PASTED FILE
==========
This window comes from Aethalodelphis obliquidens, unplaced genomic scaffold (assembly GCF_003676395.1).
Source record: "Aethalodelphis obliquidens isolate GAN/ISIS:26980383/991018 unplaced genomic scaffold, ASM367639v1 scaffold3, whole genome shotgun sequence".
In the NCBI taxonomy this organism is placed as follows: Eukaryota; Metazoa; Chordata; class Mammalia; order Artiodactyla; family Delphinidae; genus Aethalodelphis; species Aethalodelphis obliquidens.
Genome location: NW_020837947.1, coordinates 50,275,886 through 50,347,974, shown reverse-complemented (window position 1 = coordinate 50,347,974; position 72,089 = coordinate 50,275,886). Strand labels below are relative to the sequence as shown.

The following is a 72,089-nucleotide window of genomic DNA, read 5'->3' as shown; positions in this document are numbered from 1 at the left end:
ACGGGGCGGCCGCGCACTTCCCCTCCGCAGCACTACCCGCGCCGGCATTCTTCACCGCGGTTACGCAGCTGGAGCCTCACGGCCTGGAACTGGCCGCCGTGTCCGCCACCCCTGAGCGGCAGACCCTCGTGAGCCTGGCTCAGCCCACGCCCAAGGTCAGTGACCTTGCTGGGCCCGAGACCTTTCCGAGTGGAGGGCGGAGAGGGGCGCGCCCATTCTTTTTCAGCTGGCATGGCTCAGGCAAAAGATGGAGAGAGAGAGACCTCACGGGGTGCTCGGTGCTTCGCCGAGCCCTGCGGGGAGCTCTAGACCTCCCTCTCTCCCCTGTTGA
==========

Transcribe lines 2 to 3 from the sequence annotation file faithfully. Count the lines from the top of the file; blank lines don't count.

Source record: "Aethalodelphis obliquidens isolate GAN/ISIS:26980383/991018 unplaced genomic scaffold, ASM367639v1 scaffold3, whole genome shotgun sequence".
In the NCBI taxonomy this organism is placed as follows: Eukaryota; Metazoa; Chordata; class Mammalia; order Artiodactyla; family Delphinidae; genus Aethalodelphis; species Aethalodelphis obliquidens.